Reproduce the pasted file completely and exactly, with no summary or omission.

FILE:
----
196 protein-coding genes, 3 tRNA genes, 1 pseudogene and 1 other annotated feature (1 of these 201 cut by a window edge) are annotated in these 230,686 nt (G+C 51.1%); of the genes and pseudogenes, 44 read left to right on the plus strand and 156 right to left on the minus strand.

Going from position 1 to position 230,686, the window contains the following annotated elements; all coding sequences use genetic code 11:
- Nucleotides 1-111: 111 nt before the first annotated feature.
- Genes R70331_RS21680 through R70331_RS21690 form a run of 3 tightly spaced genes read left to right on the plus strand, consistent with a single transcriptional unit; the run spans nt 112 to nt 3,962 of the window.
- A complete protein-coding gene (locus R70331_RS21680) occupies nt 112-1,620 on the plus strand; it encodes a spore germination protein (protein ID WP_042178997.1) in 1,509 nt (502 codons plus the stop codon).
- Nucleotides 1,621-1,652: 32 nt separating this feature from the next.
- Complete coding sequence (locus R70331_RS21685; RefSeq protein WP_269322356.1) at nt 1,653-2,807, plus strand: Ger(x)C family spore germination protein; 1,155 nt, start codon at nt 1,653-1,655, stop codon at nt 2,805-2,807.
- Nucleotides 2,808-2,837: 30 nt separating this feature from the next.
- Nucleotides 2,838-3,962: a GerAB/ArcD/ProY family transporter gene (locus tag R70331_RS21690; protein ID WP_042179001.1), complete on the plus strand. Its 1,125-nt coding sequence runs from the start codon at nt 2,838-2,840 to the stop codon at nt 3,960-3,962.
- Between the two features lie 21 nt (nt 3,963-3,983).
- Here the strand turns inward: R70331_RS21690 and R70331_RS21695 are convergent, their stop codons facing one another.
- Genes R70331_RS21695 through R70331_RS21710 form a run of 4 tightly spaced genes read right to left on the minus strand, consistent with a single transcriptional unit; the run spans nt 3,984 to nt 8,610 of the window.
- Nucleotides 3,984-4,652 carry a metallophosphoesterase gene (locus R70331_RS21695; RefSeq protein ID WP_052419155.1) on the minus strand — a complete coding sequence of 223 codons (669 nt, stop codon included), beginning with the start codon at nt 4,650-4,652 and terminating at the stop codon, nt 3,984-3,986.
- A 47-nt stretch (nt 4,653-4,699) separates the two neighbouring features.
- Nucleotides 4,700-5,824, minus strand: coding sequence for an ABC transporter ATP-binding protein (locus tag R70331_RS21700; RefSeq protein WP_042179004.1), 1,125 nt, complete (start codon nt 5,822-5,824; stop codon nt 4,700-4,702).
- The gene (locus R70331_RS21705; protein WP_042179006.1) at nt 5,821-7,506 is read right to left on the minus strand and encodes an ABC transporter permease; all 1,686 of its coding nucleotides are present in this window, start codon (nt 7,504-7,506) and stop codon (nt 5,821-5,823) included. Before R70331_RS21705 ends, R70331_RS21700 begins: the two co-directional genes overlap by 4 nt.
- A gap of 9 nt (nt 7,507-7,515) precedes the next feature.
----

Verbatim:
196 protein-coding genes, 3 tRNA genes, 1 pseudogene and 1 other annotated feature (1 of these 201 cut by a window edge) are annotated in these 230,686 nt (G+C 51.1%); of the genes and pseudogenes, 44 read left to right on the plus strand and 156 right to left on the minus strand.

Going from position 1 to position 230,686, the window contains the following annotated elements; all coding sequences use genetic code 11:
- Nucleotides 1-111: 111 nt before the first annotated feature.
- Genes R70331_RS21680 through R70331_RS21690 form a run of 3 tightly spaced genes read left to right on the plus strand, consistent with a single transcriptional unit; the run spans nt 112 to nt 3,962 of the window.
- A complete protein-coding gene (locus R70331_RS21680) occupies nt 112-1,620 on the plus strand; it encodes a spore germination protein (protein ID WP_042178997.1) in 1,509 nt (502 codons plus the stop codon).
- Nucleotides 1,621-1,652: 32 nt separating this feature from the next.
- Complete coding sequence (locus R70331_RS21685; RefSeq protein WP_269322356.1) at nt 1,653-2,807, plus strand: Ger(x)C family spore germination protein; 1,155 nt, start codon at nt 1,653-1,655, stop codon at nt 2,805-2,807.
- Nucleotides 2,808-2,837: 30 nt separating this feature from the next.
- Nucleotides 2,838-3,962: a GerAB/ArcD/ProY family transporter gene (locus tag R70331_RS21690; protein ID WP_042179001.1), complete on the plus strand. Its 1,125-nt coding sequence runs from the start codon at nt 2,838-2,840 to the stop codon at nt 3,960-3,962.
- Between the two features lie 21 nt (nt 3,963-3,983).
- Here the strand turns inward: R70331_RS21690 and R70331_RS21695 are convergent, their stop codons facing one another.
- Genes R70331_RS21695 through R70331_RS21710 form a run of 4 tightly spaced genes read right to left on the minus strand, consistent with a single transcriptional unit; the run spans nt 3,984 to nt 8,610 of the window.
- Nucleotides 3,984-4,652 carry a metallophosphoesterase gene (locus R70331_RS21695; RefSeq protein ID WP_052419155.1) on the minus strand — a complete coding sequence of 223 codons (669 nt, stop codon included), beginning with the start codon at nt 4,650-4,652 and terminating at the stop codon, nt 3,984-3,986.
- A 47-nt stretch (nt 4,653-4,699) separates the two neighbouring features.
- Nucleotides 4,700-5,824, minus strand: coding sequence for an ABC transporter ATP-binding protein (locus tag R70331_RS21700; RefSeq protein WP_042179004.1), 1,125 nt, complete (start codon nt 5,822-5,824; stop codon nt 4,700-4,702).
- The gene (locus R70331_RS21705; protein WP_042179006.1) at nt 5,821-7,506 is read right to left on the minus strand and encodes an ABC transporter permease; all 1,686 of its coding nucleotides are present in this window, start codon (nt 7,504-7,506) and stop codon (nt 5,821-5,823) included. Before R70331_RS21705 ends, R70331_RS21700 begins: the two co-directional genes overlap by 4 nt.
- A gap of 9 nt (nt 7,507-7,515) precedes the next feature.